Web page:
Brazilian genomics breakthrough offers hope for leptospirosis control
Rio de Janeiro
A team of Brazilian researchers has sequenced the genome of a bacterium which causes leptospirosis, a disease which infects over 100 000 people and causes 1000 deaths worldwide every year. The breakthrough has been hailed as a first step towards creating a vaccine against one of the world's most widespread zoonoses (diseases affecting both humans and animals).
"The research is important since ... it will open new opportunities for developing quicker and more precise diagnostic tests and vaccines for preventing leptospirosis," said Dr Carlos Morel from the Oswaldo Cruz Foundation, a biomedical research centre linked to Brazil's Ministry of Health.
The researchers, whose findings were published in the Brazilian Journal of Medical and Biological Research (2004;37:459-77), analysed the 4.6-million-base-pair genome of the strain of bacteria mainly responsible for the disease in Brazil, Leptospira interrogans serovar Copenhageni. The results of their research have pointed to the identification of candidate proteins for this purpose. Although leptospirosis can be treated with antibiotics, when left untreated it can lead to kidney damage, liver failure and, in extreme cases, death.
"We have already isolated 23 proteins ... that we consider potentially important for the development of a vaccine against leptospirosis," said Ana Lucia Tabet Oller do Nascimento, a researcher from Butantan Institute in São Paulo and lead author of the study. The 23 proteins were selected because of their ability to induce the production of antibodies in humans, explained Nascimento. "However, we need now to test if such antibodies are in fact protective against the disease," she added. The researchers are now analysing another 200 proteins.
Despite the success of their research, Nascimento estimated it would take around ten years to develop a vaccine or any other product offering protection against the disease.
"Nothing is done in the short term when we are talking about developing a vaccine, which includes several steps between the sequencing and the final product. To believe that genomics can shorten such a period of time is to believe in magic or miracles," said Morel who views genomics research as a potentially powerful tool for controlling developing country diseases.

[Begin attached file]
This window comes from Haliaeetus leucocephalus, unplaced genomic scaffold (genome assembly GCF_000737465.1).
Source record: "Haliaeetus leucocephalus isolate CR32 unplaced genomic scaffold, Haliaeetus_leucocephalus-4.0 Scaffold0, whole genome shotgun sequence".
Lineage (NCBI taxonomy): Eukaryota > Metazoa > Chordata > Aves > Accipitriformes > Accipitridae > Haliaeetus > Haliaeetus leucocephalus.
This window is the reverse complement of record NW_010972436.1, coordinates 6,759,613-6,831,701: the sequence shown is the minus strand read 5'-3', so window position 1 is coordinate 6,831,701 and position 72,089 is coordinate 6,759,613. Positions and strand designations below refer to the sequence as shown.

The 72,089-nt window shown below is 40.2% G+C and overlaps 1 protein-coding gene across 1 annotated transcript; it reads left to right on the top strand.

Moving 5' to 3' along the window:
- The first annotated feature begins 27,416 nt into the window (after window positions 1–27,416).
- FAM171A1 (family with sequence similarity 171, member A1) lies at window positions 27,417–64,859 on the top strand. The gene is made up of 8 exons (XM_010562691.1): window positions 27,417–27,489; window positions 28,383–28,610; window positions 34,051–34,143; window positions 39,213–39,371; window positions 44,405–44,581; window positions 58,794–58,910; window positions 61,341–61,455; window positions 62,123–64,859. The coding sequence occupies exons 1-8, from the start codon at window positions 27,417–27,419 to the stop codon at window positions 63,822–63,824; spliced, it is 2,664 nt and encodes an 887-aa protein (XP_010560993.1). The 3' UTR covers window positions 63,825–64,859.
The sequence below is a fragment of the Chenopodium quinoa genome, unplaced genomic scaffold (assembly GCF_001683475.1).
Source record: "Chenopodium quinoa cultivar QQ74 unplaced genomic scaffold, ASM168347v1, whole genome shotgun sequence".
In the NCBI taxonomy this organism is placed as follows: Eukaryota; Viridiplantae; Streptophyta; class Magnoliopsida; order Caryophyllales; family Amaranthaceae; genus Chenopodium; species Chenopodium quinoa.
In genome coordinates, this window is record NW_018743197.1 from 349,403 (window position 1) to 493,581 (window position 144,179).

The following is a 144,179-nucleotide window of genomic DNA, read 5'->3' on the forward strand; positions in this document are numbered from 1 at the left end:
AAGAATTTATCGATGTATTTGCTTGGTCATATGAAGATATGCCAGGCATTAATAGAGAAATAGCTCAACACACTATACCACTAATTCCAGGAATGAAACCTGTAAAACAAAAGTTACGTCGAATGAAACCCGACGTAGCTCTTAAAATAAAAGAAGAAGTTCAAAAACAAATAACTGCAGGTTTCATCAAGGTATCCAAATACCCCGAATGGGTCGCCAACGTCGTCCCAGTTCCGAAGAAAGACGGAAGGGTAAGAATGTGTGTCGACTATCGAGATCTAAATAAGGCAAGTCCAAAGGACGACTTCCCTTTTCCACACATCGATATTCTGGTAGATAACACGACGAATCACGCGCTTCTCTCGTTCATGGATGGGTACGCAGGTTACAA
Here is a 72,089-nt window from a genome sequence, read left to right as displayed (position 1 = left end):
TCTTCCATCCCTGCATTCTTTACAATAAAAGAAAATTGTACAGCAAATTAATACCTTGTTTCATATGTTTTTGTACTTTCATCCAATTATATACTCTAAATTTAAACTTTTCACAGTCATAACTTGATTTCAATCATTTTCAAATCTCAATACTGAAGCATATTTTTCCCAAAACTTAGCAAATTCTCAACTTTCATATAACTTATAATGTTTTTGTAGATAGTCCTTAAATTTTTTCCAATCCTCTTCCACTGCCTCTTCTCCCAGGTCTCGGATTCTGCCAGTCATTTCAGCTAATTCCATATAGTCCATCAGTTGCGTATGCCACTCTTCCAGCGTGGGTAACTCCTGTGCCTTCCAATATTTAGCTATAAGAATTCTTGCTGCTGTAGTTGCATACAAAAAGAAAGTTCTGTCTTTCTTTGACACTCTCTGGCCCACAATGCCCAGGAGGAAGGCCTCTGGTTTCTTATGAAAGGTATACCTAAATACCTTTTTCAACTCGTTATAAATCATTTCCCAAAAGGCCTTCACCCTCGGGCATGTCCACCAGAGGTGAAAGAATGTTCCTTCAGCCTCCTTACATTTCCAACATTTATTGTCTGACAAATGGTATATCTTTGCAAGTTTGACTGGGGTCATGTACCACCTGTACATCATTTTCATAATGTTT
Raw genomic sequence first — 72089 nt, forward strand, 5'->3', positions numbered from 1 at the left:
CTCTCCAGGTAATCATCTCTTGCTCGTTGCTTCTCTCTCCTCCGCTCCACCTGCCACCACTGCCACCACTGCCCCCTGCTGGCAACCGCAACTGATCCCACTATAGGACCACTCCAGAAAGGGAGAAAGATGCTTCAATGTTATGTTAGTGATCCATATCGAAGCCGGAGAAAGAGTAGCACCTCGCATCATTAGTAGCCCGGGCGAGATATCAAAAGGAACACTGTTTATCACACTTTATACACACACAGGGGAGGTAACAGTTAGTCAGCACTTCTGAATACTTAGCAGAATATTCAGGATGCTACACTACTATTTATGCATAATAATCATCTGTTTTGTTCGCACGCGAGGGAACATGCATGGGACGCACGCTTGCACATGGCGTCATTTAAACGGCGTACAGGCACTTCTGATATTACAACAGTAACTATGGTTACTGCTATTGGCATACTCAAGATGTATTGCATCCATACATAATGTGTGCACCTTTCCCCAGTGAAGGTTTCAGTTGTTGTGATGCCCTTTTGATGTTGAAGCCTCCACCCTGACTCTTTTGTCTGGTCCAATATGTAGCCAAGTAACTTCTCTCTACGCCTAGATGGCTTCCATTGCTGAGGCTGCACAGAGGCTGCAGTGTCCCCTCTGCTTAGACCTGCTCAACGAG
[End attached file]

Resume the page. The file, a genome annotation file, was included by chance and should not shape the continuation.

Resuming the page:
Leptospirosis occurs worldwide in urban and rural areas and in both tropical and temperate regions, mostly in developing countries. It is contracted by humans through direct contact with the urine of infected animals or by contact with a urine-contaminated environment. The disease has been found in both wild and domestic animals including rodents, insectivores, dogs, cattle, pigs and horses. It is therefore an occupational hazard for those who work outdoors or with animals and a recreational hazard for those who swim or wade in contaminated waters.
The number of human cases worldwide is not well-documented. According to WHO, it probably ranges from 0.1 to 1 per 100 000 per year in temperate climates to 10 or more per 100 000 per year in the humid tropics. During outbreaks and in high-risk groups, 100 or more per 100 000 may be infected. In Brazil 4128 cases were recorded in 2000, according to the National Foundation of Health.
The science of genomics the branch of genetics that studies organisms in terms of their full DNA sequences (or genomes) has been accelerating in recent years with very positive implications for combating diseases afflicting developing countries, says the report Genomics and world health, published by WHO in 2002. However, according to the report, 80% of DNA patents in genomics between 1980 and 1993 are held in the US. Of the 1233 new drugs marketed between 1975 and 1999, only 13 were approved specifically for tropical diseases.
"In this regard, steps need to be taken to avoid the creation of a 'genomics divide,' to ensure that the benefits of the genomics revolution also accrue to developing countries and that ethical, legal and social implications are taken into account," said Dr Tikki Pang, Director of WHO's Research Policy and Cooperation department.
A resolution on genomics and world health adopted during the Fifty-seventh World Health Assembly, 1722 May 2004, called upon WHO Member States to facilitate greater collaboration among the private sector, the scientific community, civil society, and other relevant stakeholders, particularly within the United Nations, in order to mobilize "more resources for genomics research targeted at the health needs of developing countries."